Despite the rise of the national states, the Holy Roman Empire and its dream persisted. Maximilian I (1459–1519), called “the foremost knight of the age,” is, like Sigismund, well regarded by many historians. However, as we know from a letter to his daughter Margaret, Maximilian hoped to gain the papal throne on the death of the pope, and at times thought of deposing Pope Julius II. Moreover, Maximilian dreamed of the “good” he could accomplish by using the church’s wealth for the empire.8

There were and are no restraints on the dream of the modern state. What Maximilian dreamed about, Henry VIII in effect did, and also Louis XIV and other monarchs with their state churches. With the French and Russian Revolutions, the state made itself man’s church and savior. As man’s true savior and church, the modern state began an open or a covert war against the church, and also against man’s freedom. The only freedom desired by the modern state is its own.

As we have noted, man’s freedom was separated from God and creation in His image and made a natural fact, freedom to follow our natural course. One religious consequence of this has been the sexual revolution. Another and an earlier one, is aptly summarized by Hallowell: “Communion with nature replaces communion with God as the source of inspiration and true enlightenment.”9 An early example of this was William Wordsworth. The environmental movement has deep religious roots.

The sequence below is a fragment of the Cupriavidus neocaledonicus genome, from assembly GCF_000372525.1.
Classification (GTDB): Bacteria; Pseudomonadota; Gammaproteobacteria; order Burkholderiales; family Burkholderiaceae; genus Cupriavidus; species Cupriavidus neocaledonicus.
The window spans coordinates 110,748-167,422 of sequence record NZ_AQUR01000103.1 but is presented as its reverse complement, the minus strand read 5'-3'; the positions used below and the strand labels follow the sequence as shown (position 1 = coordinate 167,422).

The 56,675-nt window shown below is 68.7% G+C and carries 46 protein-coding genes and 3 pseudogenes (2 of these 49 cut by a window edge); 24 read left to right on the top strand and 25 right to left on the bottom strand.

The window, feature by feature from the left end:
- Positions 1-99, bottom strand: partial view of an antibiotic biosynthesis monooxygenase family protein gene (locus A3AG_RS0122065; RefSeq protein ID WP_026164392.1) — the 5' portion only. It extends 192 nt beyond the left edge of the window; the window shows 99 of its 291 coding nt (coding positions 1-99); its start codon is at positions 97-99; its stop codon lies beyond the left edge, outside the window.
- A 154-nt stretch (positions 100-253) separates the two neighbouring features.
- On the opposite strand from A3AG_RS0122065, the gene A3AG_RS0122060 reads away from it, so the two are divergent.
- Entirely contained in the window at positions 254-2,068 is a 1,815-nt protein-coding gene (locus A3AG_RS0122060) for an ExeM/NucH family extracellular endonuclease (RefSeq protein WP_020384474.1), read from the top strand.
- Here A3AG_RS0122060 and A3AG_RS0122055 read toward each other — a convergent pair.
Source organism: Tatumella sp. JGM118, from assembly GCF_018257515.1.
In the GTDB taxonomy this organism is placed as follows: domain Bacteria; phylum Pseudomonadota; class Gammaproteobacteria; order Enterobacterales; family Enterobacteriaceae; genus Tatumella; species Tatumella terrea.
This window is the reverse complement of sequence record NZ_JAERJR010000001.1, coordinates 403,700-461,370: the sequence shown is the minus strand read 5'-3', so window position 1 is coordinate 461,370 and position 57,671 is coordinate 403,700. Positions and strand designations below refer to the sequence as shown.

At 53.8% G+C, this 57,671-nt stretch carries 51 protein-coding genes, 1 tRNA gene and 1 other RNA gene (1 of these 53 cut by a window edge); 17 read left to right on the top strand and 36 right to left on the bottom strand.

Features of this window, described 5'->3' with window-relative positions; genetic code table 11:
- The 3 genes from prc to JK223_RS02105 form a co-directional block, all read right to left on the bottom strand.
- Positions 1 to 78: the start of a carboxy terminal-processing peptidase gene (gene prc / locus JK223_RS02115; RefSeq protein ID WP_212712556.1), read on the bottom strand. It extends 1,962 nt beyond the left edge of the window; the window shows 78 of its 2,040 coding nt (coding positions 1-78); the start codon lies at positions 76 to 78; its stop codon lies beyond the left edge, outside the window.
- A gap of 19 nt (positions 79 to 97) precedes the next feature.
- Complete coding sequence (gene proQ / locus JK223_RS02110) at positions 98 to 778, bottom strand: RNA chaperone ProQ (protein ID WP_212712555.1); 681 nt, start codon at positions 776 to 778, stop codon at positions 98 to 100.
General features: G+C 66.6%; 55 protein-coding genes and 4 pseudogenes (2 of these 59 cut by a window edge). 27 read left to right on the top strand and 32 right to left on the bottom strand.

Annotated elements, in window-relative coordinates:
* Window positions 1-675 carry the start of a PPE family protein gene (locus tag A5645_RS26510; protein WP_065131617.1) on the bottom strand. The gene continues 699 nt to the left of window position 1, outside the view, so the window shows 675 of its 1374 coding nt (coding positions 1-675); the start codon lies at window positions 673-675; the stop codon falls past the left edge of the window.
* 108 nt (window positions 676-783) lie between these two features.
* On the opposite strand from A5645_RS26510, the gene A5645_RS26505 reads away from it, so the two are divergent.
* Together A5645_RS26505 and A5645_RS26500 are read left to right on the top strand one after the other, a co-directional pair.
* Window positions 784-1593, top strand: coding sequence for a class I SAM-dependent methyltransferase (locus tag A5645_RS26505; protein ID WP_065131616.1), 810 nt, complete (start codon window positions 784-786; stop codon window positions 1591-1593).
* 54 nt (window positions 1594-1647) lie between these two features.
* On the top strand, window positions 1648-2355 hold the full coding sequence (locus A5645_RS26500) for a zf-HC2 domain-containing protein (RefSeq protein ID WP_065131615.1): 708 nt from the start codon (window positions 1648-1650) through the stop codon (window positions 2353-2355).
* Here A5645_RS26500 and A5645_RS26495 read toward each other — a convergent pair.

This “natural freedom,” however, does not make possible any freedom for man other than an esthetic and sexual venting of his impulses. To “do your own thing” is a logical consequence of Wordsworth’s religion. It means submission to, not resistance against, the forces of history, and it is the death of freedom, which is an anti-naturalistic motive. Because the Biblical doctrine of freedom is anti-naturalistic and supernatural, only Christ can make us free (John 8:36). We are made free by the supernatural act of regeneration. Since our natural course is a fallen one, natural freedom is to sin and die. The history of true freedom cannot be known or written apart from Jesus Christ. Inevitably, the modern humanistic state is anti-Christian and anti-freedom.

*****

(Taken from Christianity and the State)

  1. Cited by Hallowell, Main Currents, p. 318, from Gumplowicz, The Outlines of Sociology, p. 180.
  2. Zea, Positivism in Mexico, p. 126.
  3. ibid., pp. 98–99.
  4. ibid., p. 115.
  5. ibid., p. 95.
  6. Bussell, Religious Thought and Heresy in the Middle Ages, p. 848.
  7. ibid., pp. 646–647.
  8. Friedrich Heer, The Holy Roman Empire (New York, NY: Frederick A. Praeger, 1967), p. 139.
  9. Hallowell, Main Currents, p. 167.

***

Rev. R.J. Rushdoony (1916-2001) was the founder of Chalcedon and a leading theologian, church/state expert, and author of numerous works on the application of Biblical Law to society.

Article from http://www.chalcedon.edu